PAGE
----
How will VR transform the gaming world?

Virtual Reality is approaching with a fast pace, in gaming more than anything else. And when it comes to technology there are three main players on the market so far. Oculus Rift has been first to announce pre-orders shipping in March, while HTC Vive and Sony’s Playstation VR will come into play later this year. Without further elaboration, it is plain clear that 2016 will either be the year of VR, or a giant disappointment of another dead end trial.

That we don’t know yet, just as we don’t know whether mighty DiCaprio will get his long-awaited prize later this week or not.

It isn’t the first time VR is trying to break the ice, and change the gaming world. Back in the 90’s, the same VR made audiences turn their back to Nintendo’s Virtual Boy leaving this path abandoned for decades.

But can VR stand a chance of revolutionising gaming now?..

Read the whole article here:
http://leveluppictures.com/vr-transforming-gaming/

(BTS) Producing the Sci-Fi Short Film – Arene

In 2015 I had the pleasure to produce an ambitious sci-fi project – Arene. Below is an interview I gave to Luisa Pascu, where I share details about the production.

Myself on set of Arene  / Photography Simon Falkentorp ©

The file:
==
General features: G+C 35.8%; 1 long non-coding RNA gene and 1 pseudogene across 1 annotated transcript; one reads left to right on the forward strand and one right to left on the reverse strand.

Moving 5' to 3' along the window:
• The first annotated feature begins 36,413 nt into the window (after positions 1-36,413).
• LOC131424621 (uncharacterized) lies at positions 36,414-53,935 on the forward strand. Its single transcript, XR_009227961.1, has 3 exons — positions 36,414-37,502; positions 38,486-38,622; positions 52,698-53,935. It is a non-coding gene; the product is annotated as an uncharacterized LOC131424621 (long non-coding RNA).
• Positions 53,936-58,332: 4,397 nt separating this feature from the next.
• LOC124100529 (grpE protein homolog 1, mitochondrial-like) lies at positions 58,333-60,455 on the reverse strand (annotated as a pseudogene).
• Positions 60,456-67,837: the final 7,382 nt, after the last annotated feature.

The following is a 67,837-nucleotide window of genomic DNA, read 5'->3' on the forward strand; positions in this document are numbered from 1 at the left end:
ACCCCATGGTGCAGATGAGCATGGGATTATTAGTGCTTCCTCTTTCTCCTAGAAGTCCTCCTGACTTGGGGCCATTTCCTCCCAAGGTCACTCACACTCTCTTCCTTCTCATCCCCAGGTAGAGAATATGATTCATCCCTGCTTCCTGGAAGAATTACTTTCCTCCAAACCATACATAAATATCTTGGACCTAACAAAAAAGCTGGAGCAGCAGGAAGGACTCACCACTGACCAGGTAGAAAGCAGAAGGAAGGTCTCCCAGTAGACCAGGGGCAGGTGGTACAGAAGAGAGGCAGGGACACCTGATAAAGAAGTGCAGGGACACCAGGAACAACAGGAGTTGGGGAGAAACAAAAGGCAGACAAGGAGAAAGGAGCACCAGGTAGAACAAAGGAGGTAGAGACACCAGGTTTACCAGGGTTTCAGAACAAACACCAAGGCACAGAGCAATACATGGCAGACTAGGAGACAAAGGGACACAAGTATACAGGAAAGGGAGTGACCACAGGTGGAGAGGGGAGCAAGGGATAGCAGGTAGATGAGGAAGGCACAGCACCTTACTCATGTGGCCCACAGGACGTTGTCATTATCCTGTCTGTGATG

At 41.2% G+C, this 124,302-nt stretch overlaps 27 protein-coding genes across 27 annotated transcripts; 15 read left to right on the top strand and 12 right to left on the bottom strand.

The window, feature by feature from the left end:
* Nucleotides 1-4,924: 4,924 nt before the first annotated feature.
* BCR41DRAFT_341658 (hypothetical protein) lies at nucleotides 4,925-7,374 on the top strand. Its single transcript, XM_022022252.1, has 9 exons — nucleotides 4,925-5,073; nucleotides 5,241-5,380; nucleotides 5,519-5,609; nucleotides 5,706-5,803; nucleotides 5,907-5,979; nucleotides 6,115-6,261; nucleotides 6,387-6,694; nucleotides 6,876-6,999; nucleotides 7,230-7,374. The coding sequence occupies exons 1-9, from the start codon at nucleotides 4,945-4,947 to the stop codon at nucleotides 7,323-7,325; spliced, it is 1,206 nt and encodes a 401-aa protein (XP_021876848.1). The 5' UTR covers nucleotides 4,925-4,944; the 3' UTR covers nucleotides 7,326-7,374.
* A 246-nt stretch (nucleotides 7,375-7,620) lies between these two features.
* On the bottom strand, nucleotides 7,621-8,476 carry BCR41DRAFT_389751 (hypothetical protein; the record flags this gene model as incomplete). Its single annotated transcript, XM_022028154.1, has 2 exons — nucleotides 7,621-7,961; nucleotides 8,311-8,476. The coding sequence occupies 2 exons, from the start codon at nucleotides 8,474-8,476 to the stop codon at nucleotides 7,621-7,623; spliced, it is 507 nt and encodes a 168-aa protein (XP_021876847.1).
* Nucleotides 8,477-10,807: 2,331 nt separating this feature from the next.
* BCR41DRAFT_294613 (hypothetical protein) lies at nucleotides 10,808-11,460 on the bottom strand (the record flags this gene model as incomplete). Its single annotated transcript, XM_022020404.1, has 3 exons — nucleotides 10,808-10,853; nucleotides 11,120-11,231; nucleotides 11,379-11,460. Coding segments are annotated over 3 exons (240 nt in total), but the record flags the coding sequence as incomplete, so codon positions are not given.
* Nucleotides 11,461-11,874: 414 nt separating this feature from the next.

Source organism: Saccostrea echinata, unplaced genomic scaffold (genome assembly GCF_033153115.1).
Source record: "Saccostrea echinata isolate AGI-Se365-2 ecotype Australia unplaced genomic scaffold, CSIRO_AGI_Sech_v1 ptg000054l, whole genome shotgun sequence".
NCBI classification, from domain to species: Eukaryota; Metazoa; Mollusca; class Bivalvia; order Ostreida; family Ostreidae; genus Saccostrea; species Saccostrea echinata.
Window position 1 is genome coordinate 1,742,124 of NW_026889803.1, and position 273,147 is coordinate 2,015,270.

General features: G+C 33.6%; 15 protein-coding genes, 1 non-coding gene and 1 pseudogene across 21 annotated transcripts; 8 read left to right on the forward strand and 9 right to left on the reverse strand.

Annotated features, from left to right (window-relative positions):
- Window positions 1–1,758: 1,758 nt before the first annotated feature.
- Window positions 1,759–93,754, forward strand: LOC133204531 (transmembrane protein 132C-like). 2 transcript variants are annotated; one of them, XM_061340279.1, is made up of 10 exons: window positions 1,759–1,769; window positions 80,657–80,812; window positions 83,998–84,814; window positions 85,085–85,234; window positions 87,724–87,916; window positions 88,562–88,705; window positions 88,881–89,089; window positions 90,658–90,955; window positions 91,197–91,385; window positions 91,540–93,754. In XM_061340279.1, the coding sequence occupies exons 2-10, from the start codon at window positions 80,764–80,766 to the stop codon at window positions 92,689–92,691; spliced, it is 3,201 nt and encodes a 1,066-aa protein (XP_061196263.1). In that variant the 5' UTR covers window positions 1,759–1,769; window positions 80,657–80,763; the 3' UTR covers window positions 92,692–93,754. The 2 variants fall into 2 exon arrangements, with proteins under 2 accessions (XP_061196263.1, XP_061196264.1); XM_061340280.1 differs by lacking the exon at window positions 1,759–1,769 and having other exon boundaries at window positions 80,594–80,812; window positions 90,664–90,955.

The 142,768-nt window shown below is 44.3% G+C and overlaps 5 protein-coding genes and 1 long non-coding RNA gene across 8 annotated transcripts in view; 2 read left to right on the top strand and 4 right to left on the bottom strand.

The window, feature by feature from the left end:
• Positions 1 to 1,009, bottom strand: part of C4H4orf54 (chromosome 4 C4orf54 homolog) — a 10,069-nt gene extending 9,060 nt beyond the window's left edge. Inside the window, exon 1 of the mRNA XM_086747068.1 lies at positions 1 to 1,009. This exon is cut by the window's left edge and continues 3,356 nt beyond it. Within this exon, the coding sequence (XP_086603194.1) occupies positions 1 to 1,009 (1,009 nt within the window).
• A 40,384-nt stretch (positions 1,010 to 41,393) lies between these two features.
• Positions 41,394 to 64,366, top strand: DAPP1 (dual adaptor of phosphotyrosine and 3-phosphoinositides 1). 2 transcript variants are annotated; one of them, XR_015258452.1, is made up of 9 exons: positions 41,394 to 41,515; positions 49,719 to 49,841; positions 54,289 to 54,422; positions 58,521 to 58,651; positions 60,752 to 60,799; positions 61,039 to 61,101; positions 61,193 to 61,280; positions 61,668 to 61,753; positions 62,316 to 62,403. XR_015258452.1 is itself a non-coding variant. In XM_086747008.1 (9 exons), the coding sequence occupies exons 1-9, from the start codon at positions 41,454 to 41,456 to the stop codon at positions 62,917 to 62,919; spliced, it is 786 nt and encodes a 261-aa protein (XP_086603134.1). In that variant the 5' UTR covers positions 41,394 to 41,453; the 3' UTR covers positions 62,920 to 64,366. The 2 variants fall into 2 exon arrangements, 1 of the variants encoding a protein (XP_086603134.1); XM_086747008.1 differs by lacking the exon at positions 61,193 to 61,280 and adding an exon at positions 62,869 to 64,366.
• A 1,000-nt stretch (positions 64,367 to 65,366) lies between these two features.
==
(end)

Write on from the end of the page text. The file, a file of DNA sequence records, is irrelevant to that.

What is story behind the Sci-Fi short film – Arene, and what was it inspired by?

I will take the liberty to elaborate on the story, which was written by the director Henrik Bjerregaard Clausen. ARENE takes place in the distant post-apocalyptic future. Times of war between the humans and the AI machines. Contrary to most other Sci-Fi movies, it’s a war that we humans started, in an effort to protect ourselves against the technologically advanced and superior machines, that have evolved at a rapid speed, and would eventually turn against us and take over. Attempting to destroy them, humans use a new generation weapon technology, which unfortunately doesn’t work as planned and we manage to partially destroy the atmosphere.

Post-apocalyptic New York

Arene herself is a first one of a kind hybrid naturally evolved through a unity between a human being and a machine. Henrik always likes to create new worlds within the realm of Sci-Fi inspired by the classics.Katarina Strahinic in the role of Arene. 

What was your role and involvement in this project?

I joined the project as a producer. So I had to manage the production and make sure Henrik’s creative vision comes to life to highest possible extent. That includes –  bringing the best people on board, handling the financials, planning, organizing and making sure everyone on the team delivers within the estimated time and budget.

20150929-_DSC7448 (2)On Set, keeping track of time / Photography Simon Falkentorp ©

It is much easier to have this role when you have a team of A-players, and we had the opportunity to work with great performers in each department.

How did you and Henrik (the director) come together into play, and how did that work?